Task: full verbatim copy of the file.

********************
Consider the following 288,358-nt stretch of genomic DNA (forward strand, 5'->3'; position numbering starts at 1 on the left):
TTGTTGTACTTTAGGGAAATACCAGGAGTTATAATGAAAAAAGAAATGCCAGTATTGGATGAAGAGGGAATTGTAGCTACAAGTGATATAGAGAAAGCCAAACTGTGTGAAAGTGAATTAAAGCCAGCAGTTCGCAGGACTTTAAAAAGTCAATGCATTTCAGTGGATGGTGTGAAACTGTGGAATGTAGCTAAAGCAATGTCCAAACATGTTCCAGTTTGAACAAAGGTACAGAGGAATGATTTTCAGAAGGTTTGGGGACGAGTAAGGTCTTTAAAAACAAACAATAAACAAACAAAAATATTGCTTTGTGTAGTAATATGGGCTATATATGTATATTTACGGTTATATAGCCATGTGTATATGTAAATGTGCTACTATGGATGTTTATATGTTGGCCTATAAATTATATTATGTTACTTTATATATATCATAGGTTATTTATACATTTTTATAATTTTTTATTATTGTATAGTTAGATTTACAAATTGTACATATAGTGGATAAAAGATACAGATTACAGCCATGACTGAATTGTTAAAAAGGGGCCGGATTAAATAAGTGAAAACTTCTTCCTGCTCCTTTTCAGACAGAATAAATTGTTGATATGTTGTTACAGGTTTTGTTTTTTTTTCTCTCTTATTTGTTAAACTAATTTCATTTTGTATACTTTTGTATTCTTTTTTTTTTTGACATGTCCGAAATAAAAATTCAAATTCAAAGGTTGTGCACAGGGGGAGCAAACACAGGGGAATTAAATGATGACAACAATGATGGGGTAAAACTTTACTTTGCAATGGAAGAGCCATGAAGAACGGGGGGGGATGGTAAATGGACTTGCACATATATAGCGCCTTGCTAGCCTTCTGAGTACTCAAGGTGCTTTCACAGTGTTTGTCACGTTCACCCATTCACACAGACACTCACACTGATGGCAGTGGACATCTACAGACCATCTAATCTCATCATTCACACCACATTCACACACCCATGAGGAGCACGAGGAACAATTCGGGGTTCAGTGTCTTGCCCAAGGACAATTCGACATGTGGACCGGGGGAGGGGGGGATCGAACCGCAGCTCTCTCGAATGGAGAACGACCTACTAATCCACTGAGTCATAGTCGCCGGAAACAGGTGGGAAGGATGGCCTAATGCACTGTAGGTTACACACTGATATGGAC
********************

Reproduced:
Consider the following 288,358-nt stretch of genomic DNA (forward strand, 5'->3'; position numbering starts at 1 on the left):
TTGTTGTACTTTAGGGAAATACCAGGAGTTATAATGAAAAAAGAAATGCCAGTATTGGATGAAGAGGGAATTGTAGCTACAAGTGATATAGAGAAAGCCAAACTGTGTGAAAGTGAATTAAAGCCAGCAGTTCGCAGGACTTTAAAAAGTCAATGCATTTCAGTGGATGGTGTGAAACTGTGGAATGTAGCTAAAGCAATGTCCAAACATGTTCCAGTTTGAACAAAGGTACAGAGGAATGATTTTCAGAAGGTTTGGGGACGAGTAAGGTCTTTAAAAACAAACAATAAACAAACAAAAATATTGCTTTGTGTAGTAATATGGGCTATATATGTATATTTACGGTTATATAGCCATGTGTATATGTAAATGTGCTACTATGGATGTTTATATGTTGGCCTATAAATTATATTATGTTACTTTATATATATCATAGGTTATTTATACATTTTTATAATTTTTTATTATTGTATAGTTAGATTTACAAATTGTACATATAGTGGATAAAAGATACAGATTACAGCCATGACTGAATTGTTAAAAAGGGGCCGGATTAAATAAGTGAAAACTTCTTCCTGCTCCTTTTCAGACAGAATAAATTGTTGATATGTTGTTACAGGTTTTGTTTTTTTTTCTCTCTTATTTGTTAAACTAATTTCATTTTGTATACTTTTGTATTCTTTTTTTTTTTGACATGTCCGAAATAAAAATTCAAATTCAAAGGTTGTGCACAGGGGGAGCAAACACAGGGGAATTAAATGATGACAACAATGATGGGGTAAAACTTTACTTTGCAATGGAAGAGCCATGAAGAACGGGGGGGGATGGTAAATGGACTTGCACATATATAGCGCCTTGCTAGCCTTCTGAGTACTCAAGGTGCTTTCACAGTGTTTGTCACGTTCACCCATTCACACAGACACTCACACTGATGGCAGTGGACATCTACAGACCATCTAATCTCATCATTCACACCACATTCACACACCCATGAGGAGCACGAGGAACAATTCGGGGTTCAGTGTCTTGCCCAAGGACAATTCGACATGTGGACCGGGGGAGGGGGGGATCGAACCGCAGCTCTCTCGAATGGAGAACGACCTACTAATCCACTGAGTCATAGTCGCCGGAAACAGGTGGGAAGGATGGCCTAATGCACTGTAGGTTACACACTGATATGGAC